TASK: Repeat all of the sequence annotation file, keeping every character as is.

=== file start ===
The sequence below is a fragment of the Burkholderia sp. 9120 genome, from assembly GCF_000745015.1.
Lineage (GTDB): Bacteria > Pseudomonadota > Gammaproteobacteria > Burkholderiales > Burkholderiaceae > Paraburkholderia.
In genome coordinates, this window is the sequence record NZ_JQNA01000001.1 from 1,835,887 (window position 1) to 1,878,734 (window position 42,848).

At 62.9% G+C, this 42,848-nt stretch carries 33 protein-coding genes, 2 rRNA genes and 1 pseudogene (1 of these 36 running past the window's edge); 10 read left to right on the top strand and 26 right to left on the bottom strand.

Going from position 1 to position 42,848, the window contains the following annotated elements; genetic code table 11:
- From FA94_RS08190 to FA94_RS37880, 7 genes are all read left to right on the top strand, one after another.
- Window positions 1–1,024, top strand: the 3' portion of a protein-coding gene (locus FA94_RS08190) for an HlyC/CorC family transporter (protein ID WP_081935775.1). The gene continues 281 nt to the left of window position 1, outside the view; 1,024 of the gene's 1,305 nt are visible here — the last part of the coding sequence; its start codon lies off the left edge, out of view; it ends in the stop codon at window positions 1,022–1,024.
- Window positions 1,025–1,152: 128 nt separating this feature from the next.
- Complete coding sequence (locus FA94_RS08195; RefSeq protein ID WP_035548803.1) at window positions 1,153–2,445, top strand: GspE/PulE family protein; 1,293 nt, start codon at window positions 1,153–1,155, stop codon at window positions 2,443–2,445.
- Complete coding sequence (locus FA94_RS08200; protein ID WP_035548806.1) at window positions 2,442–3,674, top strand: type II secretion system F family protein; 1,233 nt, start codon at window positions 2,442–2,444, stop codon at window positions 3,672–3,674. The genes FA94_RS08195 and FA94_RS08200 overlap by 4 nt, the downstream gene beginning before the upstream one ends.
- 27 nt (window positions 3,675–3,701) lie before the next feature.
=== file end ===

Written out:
The sequence below is a fragment of the Burkholderia sp. 9120 genome, from assembly GCF_000745015.1.
Lineage (GTDB): Bacteria > Pseudomonadota > Gammaproteobacteria > Burkholderiales > Burkholderiaceae > Paraburkholderia.
In genome coordinates, this window is the sequence record NZ_JQNA01000001.1 from 1,835,887 (window position 1) to 1,878,734 (window position 42,848).

At 62.9% G+C, this 42,848-nt stretch carries 33 protein-coding genes, 2 rRNA genes and 1 pseudogene (1 of these 36 running past the window's edge); 10 read left to right on the top strand and 26 right to left on the bottom strand.

Going from position 1 to position 42,848, the window contains the following annotated elements; genetic code table 11:
- From FA94_RS08190 to FA94_RS37880, 7 genes are all read left to right on the top strand, one after another.
- Window positions 1–1,024, top strand: the 3' portion of a protein-coding gene (locus FA94_RS08190) for an HlyC/CorC family transporter (protein ID WP_081935775.1). The gene continues 281 nt to the left of window position 1, outside the view; 1,024 of the gene's 1,305 nt are visible here — the last part of the coding sequence; its start codon lies off the left edge, out of view; it ends in the stop codon at window positions 1,022–1,024.
- Window positions 1,025–1,152: 128 nt separating this feature from the next.
- Complete coding sequence (locus FA94_RS08195; RefSeq protein ID WP_035548803.1) at window positions 1,153–2,445, top strand: GspE/PulE family protein; 1,293 nt, start codon at window positions 1,153–1,155, stop codon at window positions 2,443–2,445.
- Complete coding sequence (locus FA94_RS08200; protein ID WP_035548806.1) at window positions 2,442–3,674, top strand: type II secretion system F family protein; 1,233 nt, start codon at window positions 2,442–2,444, stop codon at window positions 3,672–3,674. The genes FA94_RS08195 and FA94_RS08200 overlap by 4 nt, the downstream gene beginning before the upstream one ends.
- 27 nt (window positions 3,675–3,701) lie before the next feature.